Chancellor Rishi Sunak enjoys historic approval ratings, but will his business reforms cause this to change? Small businesses need the help, argues Shaz Memon

It is time to make Amazon pay their fair share, whilst allowing smaller businesses (who unlike their larger competitors, by and large pay full UK corporation tax) to transition online without any additional barriers. Collective punishment is not the solution.

Rishi Sunak has an unenviable job. On the one hand, he needs to lay the groundwork for economic recovery, which would usually be associated with lower business and household tax rates. At the same time, we are in the highest levels of public debt since wartime. In such a position, it's understandable to look for new sources of revenue, and market them as only affecting big global businesses rather than the shop around the corner.

But policies like this are atypical of a pragmatic and popular Chancellor. Moves like 'eat-out-to-help-out' and the furlough scheme have allowed Sunak to enjoy approval ratings that are the envy of Westminster: 59% of Brits believe Sunak to be doing a good job. Boris Johnson's numbers, on the other hand, are barely in the double digits.

But Sunak must not overplay his hand. The misleadingly dubbed 'Amazon tax' will not just be a tax on Amazon goods, but a 2% tax on all goods bought online. A more accurate name would be a 'high street struggling to embrace e-commerce tax'. Against rising retail job losses and business closures, 2% could be the difference between solvency and bankruptcy for many retailers – and the difference between popularity and hatred for Sunak.

The government argues that this tax will level the playing field between high street vendors and online giants like Amazon. This is simply not the case. During the pandemic, I have worked with many businesses who have shifted their operation online. With investment in Facebook advertising and a boosted digital presence, businesses have been able to swiftly bring their services online and survive, or even thrive. Whilst online sales have increased, they have often not made up for the custom lost from decreased or non-existent foot-fall. Many small businesses who have shifted online still find themselves in a precarious financial position.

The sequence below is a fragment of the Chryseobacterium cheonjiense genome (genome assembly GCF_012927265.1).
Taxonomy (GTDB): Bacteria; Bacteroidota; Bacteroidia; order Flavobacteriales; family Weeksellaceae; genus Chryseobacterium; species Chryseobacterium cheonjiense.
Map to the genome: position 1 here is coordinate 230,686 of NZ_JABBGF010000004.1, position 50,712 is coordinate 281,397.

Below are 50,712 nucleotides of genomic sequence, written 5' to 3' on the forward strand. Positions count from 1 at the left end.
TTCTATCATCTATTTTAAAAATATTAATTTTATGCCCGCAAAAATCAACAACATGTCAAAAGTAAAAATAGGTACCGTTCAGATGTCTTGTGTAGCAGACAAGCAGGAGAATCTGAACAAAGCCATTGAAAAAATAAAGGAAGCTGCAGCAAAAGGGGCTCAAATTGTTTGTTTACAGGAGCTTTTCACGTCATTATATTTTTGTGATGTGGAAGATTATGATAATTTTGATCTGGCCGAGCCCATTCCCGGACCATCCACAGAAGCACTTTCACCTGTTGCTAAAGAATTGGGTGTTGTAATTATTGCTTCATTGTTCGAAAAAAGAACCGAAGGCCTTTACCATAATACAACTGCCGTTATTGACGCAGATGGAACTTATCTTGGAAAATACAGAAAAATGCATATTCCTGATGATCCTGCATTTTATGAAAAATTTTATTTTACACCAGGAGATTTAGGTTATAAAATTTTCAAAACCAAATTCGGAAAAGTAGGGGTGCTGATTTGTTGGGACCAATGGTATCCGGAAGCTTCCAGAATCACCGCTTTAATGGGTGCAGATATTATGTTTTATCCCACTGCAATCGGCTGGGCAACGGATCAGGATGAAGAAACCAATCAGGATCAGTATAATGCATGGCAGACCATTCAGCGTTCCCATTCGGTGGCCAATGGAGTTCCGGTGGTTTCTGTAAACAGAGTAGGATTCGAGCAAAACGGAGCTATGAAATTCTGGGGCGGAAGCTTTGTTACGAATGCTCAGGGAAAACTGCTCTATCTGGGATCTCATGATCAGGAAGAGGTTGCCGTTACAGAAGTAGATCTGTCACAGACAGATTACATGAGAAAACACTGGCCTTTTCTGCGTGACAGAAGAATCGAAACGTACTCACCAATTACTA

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Amazon, meanwhile has had a good pandemic with both its share price and its founder's net worth sky-rocketing. If anyone can afford to swallow this tax, it is online behemoths like Amazon.

Small, independent companies are already struggling to compete, since they have less efficient ordering and delivery processes. Increased prices – even by 2% – may be enough to tip their customers back into their Amazon Prime subscription. As well as a levy on online purchases, there is also the suggestion of a tax on deliveries of online goods.

Again, here the hyper-efficient infrastructure of online giants means that the impact of this tax will be easily absorbed, for example by economies of scale (multiple items being included in a single delivery and only being taxed once).

If the government wants to implement an 'Amazon tax', why not just do that? Amazon, like Sunak, has had a 'good crisis' with Bezos's personal wealth surpassing $200 billion. While no one wants to jeapordise the much-needed 27,500 Amazon jobs in the UK, the government should not be held to ransom.

Corporation tax currently sits at 19% in the UK. In 2020, Amazon paid £6 million in corporation tax (which is based on profit), despite making £13 billion in sales – a tax rate of 0.0005%. If we want to reduce the deficit, a simple place to start is to demand that companies like Amazon pay the tax they owe.

The pandemic has created a wave of entrepreneurialism in Britain. Necessity is the mother of invention, and with many Brits being placed on furlough or facing unemployment, 2020 has been a record year of new business creation, with an additional 84,758 businesses being set up in 2020 compared to 2019. We should be doing everything we can to help those businesses grow, not slapping them with new taxes.

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